How the brain processes thought and action can be heavily influenced by the size of the network it's exposed to.
Bradford Dickerson, MD
When a 13-lb iron rod exploded out of a roadbed construction site and through the skull and brain of foreman Phineas Gage in 1848, it ignited a new interest in social cognitive neuroscience.
Gage’s famous survival of the gruesome incident — and his well-documented changes in personality and cognition that persisted until his death 12 years later — drove clinical research into the link between brain systems and social cognition.
Indeed, the field has a long history, but it hasn’t been until recent that it has come into its own, Bradford Dickerson, MD, associate professor of Neurology, Harvard Medical School, and co-director of the Neuroimaging Group at the Gerontology Research Unit, said. In a presentation at the 2017 American Academy of Neurology (AAN) annual meeting, Dickerson mapped out the timeline of social behavior neurology — from Gage’s accident to the first meeting of the Social & Affective Neuroscience Society just 11 years ago.
“It has a fairly long history, but one with a recent explosion in interest,” Dickerson said.
Despite the field resonating frequently in most neurologist’s or neurology specialty provider’s daily work, social neuroscience has not become a consistent topic of lecture in medical schools or residency, Dickerson said. Clinical research has progressed from early studies which drew attention to social impairments associated with focal brain lesions, to include socio-behavior aspects.
“When we talk about personality change, I think we have to stop and think a little about how much are we discussing about persons interacting with others, or if they’re on their own,” Dickerson said.
An increased social network has had proven benefits to people’s wellbeing: people with larger networks often have a better mortality rate, better immunology, better survival rates from heart attacks, and reduced severe cognitive decline during aging.
It all results in a “superficial measure having impactful medical implications,” Dickerson said.
Social cognitive-affective brain networks are categorized by executive, salience, memory (both episodic and semantic), affiliative (reward), and aversion (pain).
The latter 2 networks, which generate polarizing emotions and social actions, are located in particular regions of the brain separate from each other. They are used to determine social information relevance — dictating when a person feels compassion or distrust, or when they perform charitable acts or give another person unfair treatment.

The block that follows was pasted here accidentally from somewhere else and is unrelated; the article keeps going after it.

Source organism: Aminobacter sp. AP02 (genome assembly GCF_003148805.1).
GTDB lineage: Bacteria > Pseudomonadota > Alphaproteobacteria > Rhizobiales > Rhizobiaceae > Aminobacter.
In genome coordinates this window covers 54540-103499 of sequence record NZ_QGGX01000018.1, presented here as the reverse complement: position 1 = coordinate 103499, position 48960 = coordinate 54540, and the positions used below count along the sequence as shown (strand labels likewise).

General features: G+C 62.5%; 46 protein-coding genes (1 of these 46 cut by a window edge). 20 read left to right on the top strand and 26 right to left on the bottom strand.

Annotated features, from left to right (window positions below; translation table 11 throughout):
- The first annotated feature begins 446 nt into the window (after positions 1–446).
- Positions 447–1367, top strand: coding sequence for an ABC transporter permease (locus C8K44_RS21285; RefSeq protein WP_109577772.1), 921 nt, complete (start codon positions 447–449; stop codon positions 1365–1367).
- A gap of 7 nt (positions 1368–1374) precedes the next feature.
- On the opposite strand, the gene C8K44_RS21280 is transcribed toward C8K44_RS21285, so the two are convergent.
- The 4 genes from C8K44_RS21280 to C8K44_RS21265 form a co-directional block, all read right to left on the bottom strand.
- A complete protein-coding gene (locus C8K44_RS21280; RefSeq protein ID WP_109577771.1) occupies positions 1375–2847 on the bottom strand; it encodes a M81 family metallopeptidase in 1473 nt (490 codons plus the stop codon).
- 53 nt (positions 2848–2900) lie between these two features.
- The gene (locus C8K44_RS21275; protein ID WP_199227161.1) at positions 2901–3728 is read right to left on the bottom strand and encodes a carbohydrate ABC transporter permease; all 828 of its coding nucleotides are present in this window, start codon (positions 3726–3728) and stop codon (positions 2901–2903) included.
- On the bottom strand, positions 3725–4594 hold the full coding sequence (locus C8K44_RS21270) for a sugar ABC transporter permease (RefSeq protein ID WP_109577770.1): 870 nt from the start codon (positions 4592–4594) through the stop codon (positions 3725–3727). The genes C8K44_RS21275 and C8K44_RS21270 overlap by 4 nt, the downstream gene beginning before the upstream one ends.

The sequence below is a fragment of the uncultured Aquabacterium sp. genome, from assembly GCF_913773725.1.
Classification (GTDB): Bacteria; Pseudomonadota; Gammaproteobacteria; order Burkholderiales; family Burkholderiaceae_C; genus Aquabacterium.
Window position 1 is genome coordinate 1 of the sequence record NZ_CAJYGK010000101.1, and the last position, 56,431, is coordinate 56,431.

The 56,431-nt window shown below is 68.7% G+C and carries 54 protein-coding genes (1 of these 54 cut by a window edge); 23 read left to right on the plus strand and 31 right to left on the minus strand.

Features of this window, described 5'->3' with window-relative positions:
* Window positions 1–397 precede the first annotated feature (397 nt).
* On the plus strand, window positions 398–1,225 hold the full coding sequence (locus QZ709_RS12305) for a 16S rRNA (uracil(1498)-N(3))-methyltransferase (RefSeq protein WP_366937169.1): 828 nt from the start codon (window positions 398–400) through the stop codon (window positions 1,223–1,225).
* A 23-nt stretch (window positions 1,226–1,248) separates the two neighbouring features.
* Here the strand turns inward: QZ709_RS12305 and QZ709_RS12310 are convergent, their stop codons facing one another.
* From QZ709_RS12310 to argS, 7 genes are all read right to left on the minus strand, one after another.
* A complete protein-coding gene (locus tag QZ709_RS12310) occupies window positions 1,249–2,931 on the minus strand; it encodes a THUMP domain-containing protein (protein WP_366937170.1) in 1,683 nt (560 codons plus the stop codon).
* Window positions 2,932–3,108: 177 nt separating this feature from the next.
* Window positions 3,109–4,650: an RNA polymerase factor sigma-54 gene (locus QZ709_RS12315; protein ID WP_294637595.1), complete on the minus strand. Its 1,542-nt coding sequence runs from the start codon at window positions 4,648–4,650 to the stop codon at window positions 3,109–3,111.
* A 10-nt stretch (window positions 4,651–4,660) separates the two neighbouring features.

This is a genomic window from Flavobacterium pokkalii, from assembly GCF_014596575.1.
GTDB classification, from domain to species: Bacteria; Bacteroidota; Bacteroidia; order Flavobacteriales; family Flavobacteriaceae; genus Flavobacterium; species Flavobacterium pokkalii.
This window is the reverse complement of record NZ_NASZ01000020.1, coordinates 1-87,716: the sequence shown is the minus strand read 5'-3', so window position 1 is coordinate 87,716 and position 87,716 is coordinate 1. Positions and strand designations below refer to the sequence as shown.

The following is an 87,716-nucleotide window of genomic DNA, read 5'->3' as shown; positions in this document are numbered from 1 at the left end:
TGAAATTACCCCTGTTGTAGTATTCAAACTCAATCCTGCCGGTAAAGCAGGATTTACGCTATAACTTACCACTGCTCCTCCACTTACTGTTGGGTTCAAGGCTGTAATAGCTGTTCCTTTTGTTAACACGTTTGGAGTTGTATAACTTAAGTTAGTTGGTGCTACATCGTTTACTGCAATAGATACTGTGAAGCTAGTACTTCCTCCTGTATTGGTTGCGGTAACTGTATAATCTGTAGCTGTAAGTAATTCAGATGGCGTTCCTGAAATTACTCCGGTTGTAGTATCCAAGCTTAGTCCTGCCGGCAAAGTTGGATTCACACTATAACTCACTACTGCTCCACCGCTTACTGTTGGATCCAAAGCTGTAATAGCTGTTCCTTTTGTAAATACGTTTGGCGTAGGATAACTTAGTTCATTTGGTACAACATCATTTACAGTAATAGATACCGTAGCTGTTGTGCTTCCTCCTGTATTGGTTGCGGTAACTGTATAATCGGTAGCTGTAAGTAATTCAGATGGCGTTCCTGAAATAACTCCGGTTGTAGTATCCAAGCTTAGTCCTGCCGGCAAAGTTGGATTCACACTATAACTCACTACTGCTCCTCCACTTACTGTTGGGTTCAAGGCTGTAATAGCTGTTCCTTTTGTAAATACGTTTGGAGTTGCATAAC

This information is first detected through social signals, which is the processing of visual, auditory, somatosensory, and olfactory sensory. It is then interpreted through its relationship to either general knowledge (semantic memory) or past experiences (episodic memory).
Such processes have been relevant in the research of emotional contagion — in which people converge emotionally with others by automatically mimicking and synchronizing with their body language and gestures — a field which has had little clinical activity until recently, Dickerson said.
How the entire process plays out is through the salience network, which along with the orbitofrontal/ ventromedial prefrontal cortex assigns value to the information provided by memory and general knowledge. The salience network is comprised of the anterior cingulate, insula, amygdala, and ventrial stratum.
Recent research has found the size of a person’s amygdala is associated with the size of their social network, suggesting that a person’s ability to manage social process is improved when they simply have a bigger network. Indeed, it’s another quantification for a long-held perception: neurological and social wellbeing are linked to one another, from Phineas Gage to present day.
“The core functions that we consider social cognitive function are so critical,” Dickerson said.
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